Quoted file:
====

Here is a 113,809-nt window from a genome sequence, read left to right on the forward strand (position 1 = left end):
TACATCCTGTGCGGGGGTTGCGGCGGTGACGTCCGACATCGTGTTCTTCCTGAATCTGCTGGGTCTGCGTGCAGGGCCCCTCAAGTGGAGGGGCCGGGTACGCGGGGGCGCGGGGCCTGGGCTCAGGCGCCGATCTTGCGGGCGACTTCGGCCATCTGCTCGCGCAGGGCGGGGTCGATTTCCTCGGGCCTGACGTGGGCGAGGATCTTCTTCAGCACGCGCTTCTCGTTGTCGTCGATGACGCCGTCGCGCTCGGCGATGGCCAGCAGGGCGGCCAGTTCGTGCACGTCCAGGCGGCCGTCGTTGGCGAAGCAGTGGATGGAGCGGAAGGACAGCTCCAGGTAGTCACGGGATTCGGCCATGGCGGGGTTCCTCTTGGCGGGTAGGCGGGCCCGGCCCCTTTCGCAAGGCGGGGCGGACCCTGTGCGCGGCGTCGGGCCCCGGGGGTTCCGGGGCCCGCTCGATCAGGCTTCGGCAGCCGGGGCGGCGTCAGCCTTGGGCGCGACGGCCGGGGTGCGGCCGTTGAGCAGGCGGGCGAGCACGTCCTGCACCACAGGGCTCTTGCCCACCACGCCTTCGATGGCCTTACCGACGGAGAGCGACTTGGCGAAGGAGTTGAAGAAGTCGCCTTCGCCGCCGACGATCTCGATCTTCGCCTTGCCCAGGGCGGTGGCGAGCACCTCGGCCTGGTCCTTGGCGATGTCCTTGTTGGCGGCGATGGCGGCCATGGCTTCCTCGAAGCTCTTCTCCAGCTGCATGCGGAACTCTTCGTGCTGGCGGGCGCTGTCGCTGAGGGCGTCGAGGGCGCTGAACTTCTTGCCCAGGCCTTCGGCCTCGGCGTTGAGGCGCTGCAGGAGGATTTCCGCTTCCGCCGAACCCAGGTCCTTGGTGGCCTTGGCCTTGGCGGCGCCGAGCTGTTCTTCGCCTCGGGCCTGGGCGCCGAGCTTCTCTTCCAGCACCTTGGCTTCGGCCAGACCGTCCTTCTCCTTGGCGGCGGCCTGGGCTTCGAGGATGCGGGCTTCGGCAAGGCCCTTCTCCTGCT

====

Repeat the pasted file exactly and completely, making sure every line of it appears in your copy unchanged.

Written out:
Here is a 113,809-nt window from a genome sequence, read left to right on the forward strand (position 1 = left end):
TACATCCTGTGCGGGGGTTGCGGCGGTGACGTCCGACATCGTGTTCTTCCTGAATCTGCTGGGTCTGCGTGCAGGGCCCCTCAAGTGGAGGGGCCGGGTACGCGGGGGCGCGGGGCCTGGGCTCAGGCGCCGATCTTGCGGGCGACTTCGGCCATCTGCTCGCGCAGGGCGGGGTCGATTTCCTCGGGCCTGACGTGGGCGAGGATCTTCTTCAGCACGCGCTTCTCGTTGTCGTCGATGACGCCGTCGCGCTCGGCGATGGCCAGCAGGGCGGCCAGTTCGTGCACGTCCAGGCGGCCGTCGTTGGCGAAGCAGTGGATGGAGCGGAAGGACAGCTCCAGGTAGTCACGGGATTCGGCCATGGCGGGGTTCCTCTTGGCGGGTAGGCGGGCCCGGCCCCTTTCGCAAGGCGGGGCGGACCCTGTGCGCGGCGTCGGGCCCCGGGGGTTCCGGGGCCCGCTCGATCAGGCTTCGGCAGCCGGGGCGGCGTCAGCCTTGGGCGCGACGGCCGGGGTGCGGCCGTTGAGCAGGCGGGCGAGCACGTCCTGCACCACAGGGCTCTTGCCCACCACGCCTTCGATGGCCTTACCGACGGAGAGCGACTTGGCGAAGGAGTTGAAGAAGTCGCCTTCGCCGCCGACGATCTCGATCTTCGCCTTGCCCAGGGCGGTGGCGAGCACCTCGGCCTGGTCCTTGGCGATGTCCTTGTTGGCGGCGATGGCGGCCATGGCTTCCTCGAAGCTCTTCTCCAGCTGCATGCGGAACTCTTCGTGCTGGCGGGCGCTGTCGCTGAGGGCGTCGAGGGCGCTGAACTTCTTGCCCAGGCCTTCGGCCTCGGCGTTGAGGCGCTGCAGGAGGATTTCCGCTTCCGCCGAACCCAGGTCCTTGGTGGCCTTGGCCTTGGCGGCGCCGAGCTGTTCTTCGCCTCGGGCCTGGGCGCCGAGCTTCTCTTCCAGCACCTTGGCTTCGGCCAGACCGTCCTTCTCCTTGGCGGCGGCCTGGGCTTCGAGGATGCGGGCTTCGGCAAGGCCCTTCTCCTGCT